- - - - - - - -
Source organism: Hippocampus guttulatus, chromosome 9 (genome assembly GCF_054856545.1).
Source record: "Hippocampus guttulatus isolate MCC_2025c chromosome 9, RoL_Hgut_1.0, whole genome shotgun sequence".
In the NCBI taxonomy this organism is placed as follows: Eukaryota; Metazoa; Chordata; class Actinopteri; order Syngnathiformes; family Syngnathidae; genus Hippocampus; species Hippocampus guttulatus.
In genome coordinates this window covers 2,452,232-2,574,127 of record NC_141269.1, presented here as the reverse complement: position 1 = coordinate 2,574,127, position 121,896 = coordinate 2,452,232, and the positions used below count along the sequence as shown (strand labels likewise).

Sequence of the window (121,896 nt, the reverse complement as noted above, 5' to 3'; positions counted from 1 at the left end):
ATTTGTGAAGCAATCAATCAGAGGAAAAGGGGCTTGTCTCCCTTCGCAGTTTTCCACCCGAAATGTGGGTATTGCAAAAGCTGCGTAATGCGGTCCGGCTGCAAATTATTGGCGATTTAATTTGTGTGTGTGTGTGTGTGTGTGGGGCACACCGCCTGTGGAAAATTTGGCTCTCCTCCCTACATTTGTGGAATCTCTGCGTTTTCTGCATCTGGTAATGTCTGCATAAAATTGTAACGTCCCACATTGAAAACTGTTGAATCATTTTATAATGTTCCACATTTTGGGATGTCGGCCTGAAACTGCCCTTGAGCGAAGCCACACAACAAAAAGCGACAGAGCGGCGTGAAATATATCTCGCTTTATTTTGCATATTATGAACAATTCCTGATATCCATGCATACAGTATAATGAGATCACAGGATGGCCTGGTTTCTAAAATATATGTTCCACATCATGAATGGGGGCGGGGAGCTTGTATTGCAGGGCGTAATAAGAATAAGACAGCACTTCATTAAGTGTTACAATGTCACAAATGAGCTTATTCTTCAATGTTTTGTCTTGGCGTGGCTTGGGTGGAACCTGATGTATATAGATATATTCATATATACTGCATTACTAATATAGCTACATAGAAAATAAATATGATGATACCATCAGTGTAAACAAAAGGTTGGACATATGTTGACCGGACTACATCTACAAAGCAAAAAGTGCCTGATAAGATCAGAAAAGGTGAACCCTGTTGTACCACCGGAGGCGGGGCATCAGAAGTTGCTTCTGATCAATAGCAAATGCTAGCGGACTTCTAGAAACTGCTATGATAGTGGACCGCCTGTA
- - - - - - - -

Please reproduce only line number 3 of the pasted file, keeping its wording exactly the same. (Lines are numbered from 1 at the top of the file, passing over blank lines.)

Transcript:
In the NCBI taxonomy this organism is placed as follows: Eukaryota; Metazoa; Chordata; class Actinopteri; order Syngnathiformes; family Syngnathidae; genus Hippocampus; species Hippocampus guttulatus.